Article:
ALBUQUERQUE, March 9, 2001 ? Qwest Communications International Inc. (NYSE:Q), the broadband Internet communications company, said today that it is pleased with the unanimous decision by the New Mexico Public Regulation Commission (PRC) to approve a $788 million investment plan and rate settlement proposal.
?This is a great day for New Mexico and for our customers,? said John Badal, Qwest vice president for New Mexico. ?The commission?s order recognizes the substantial commitments Qwest is making to consumers in New Mexico. They are giving us a chance to succeed with our customers. We intend to do just that, and welcome the opportunity to demonstrate our commitment to the state with our actions on behalf of consumers.?
The agreement approved by the PRC was supported by Commission staff, AT&T, WorldCom, independent Internet Service Providers, the New Mexico Association of Commerce and Industry as well as chambers of commerce from around the state. The agreement sets forth a new Alternative Form of Regulation (AFOR). State law requires the PRC to eliminate rate of return regulation for Qwest by April 1, and instead impose an alternative form of price cap regulation.
The new regulation plan includes specific provisions for service quality standards while still ensuring lower prices for certain services. It completely eliminates long-distance charges between several communities, reduces rates for Qwest?s intrastate long-distance service statewide, and provides for deployment of high-speed Internet access to several new areas of the state, ultimately making the services available to more than 700,000 customers by the end of 2002. Additionally, several other service charges are to be reduced or eliminated, including a $3.30 monthly charge now assessed to more than 140,000 rural customers.
In the area of basic telephone service rates, the agreement makes permanent the interim rate decrease of $29 million, and it caps basic business service rates. The agreement allows the current cap on residence basic service rates to gradually increase ? up to a maximum of $13.50 by 2003 ? but only if Qwest meets a series of investment, service deployment and service quality commitments. The maximum rate allowable under the five-year plan is still below the basic rate in effect two years ago.
The details of the agreement follow:
Investments: Qwest will invest $788 million over 5-years in the following areas:
- Digital Switches: Upgrading digital switching equipment that routes data and voice traffic to address network congestion, accommodate growth, and support the offering of new features.
- Distribution Plant: Upgrade the local network to relieve congestion, enhance the quality of traditional telephone service, and facilitate the introduction of advanced services like Digital Subscriber Lines (DSL), a high-speed broadband Internet service.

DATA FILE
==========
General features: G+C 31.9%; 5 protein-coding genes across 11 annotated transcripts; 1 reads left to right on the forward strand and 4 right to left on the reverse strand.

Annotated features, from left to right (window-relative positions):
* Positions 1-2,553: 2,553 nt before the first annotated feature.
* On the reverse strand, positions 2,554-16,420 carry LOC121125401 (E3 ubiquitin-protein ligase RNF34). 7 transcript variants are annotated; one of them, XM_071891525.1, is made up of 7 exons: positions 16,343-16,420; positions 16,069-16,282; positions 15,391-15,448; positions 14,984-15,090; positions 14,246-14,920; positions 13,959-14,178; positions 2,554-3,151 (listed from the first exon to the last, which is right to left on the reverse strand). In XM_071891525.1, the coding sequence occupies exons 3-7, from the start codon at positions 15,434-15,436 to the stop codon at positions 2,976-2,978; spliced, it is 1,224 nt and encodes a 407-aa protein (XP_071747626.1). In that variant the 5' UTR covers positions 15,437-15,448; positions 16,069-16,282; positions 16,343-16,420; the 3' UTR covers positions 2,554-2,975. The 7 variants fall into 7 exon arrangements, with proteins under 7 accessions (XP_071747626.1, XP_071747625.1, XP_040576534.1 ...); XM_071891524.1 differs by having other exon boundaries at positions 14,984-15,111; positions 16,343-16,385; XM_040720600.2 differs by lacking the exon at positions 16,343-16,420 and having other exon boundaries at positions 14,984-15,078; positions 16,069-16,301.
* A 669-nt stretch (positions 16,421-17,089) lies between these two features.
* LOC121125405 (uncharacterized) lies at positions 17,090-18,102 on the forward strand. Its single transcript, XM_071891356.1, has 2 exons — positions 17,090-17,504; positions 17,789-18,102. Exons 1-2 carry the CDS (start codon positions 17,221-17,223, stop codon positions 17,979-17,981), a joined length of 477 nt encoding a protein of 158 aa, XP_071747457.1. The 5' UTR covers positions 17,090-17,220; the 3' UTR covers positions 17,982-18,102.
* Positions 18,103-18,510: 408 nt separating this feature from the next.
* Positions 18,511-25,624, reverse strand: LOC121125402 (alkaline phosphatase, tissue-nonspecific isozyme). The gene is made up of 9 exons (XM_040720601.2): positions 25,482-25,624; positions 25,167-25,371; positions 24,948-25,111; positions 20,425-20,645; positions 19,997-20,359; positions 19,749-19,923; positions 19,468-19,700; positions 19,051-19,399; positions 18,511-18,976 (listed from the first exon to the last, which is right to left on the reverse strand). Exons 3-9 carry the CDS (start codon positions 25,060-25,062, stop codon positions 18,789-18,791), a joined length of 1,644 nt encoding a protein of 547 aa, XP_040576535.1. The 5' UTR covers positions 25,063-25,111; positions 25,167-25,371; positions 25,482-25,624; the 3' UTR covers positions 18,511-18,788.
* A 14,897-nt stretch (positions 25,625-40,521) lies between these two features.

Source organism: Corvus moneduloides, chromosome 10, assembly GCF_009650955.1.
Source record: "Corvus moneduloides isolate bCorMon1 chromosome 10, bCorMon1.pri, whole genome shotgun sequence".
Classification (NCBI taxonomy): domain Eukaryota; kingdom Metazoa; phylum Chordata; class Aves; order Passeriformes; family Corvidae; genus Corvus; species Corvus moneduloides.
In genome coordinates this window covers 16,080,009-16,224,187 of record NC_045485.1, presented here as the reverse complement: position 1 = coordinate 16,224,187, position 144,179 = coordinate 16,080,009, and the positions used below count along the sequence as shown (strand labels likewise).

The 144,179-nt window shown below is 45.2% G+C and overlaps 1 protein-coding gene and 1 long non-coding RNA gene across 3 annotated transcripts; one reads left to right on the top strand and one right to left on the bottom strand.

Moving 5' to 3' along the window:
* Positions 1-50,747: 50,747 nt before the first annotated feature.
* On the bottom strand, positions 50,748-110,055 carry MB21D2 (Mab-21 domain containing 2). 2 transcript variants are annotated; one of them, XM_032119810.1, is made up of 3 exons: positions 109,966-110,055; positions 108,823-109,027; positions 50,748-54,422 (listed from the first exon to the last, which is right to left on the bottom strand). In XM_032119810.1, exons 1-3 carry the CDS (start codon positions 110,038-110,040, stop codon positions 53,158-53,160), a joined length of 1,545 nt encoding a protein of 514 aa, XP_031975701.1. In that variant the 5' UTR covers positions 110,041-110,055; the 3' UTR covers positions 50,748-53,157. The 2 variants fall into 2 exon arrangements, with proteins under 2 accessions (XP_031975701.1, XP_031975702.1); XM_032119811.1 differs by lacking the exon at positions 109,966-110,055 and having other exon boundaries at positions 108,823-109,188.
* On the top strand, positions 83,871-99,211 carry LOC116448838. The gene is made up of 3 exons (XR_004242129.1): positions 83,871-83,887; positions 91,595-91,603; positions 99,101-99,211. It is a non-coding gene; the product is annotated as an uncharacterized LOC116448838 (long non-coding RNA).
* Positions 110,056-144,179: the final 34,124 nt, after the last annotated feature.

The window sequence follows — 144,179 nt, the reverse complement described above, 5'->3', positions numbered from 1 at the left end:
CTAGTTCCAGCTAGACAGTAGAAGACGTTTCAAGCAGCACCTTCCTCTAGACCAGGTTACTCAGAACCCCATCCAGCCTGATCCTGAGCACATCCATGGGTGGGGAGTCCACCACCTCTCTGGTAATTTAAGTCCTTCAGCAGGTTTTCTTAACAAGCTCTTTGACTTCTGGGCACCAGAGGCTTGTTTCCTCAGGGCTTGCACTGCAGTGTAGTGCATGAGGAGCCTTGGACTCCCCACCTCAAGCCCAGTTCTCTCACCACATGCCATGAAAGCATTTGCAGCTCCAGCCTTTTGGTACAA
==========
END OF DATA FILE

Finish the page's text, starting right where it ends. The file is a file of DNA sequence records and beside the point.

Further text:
- Fiber Transport: Upgrade fiber optic transport facilities and deploy equipment to relieve congestion and improve service.
- Advanced Services: Invest in service-specific equipment to support advanced services, including:
- Integrated Services Digital Network (ISDN): Qwest will deploy this high-speed transport service to support advanced data and voice communications to qualified access lines in Tucumcari, Artesia, Belen, Los Lunas, Las Vegas, Las Cruces-Amber Mesa, Aztec Main, Santa Teresa, Aztec South and Gallup East.
- DSL: Qwest will deploy DSL in Taos, Farmington Main, Roswell Main and Alamogordo, in addition to deployments in Albuquerque, Santa Fe, Los Alamos, Las Cruces and Gallup main.
Service Quality: Under the agreement, Qwest commits to the following service quality standards:
- Installation: For basic and regular services, provision service within 5 working days where facilities are available. For specialized and engineered services, provision service within 15 days where facilities are available and 45 days where facilities are not available.
- Delayed or held orders: Qwest will clear all existing held orders as of March 1, 2001 within 18 months of the effective date of the agreement.
- Repair Service Standards: Establishes a specific standard for repair and limits the amount of repair problems that will be accepted. Qwest agrees that it will not exceed a specific number of trouble reports on a wire center basis.
- Out-of-Service Reports: Establishes a specific standard under which Qwest will restore service within 24 hours.
- Service Quality Monitoring: Qwest will establish tracking programs to compile statistics necessary to determine its compliance with the quality of service commitments, including monthly held order reports, quarterly and annual service quality compliance reports.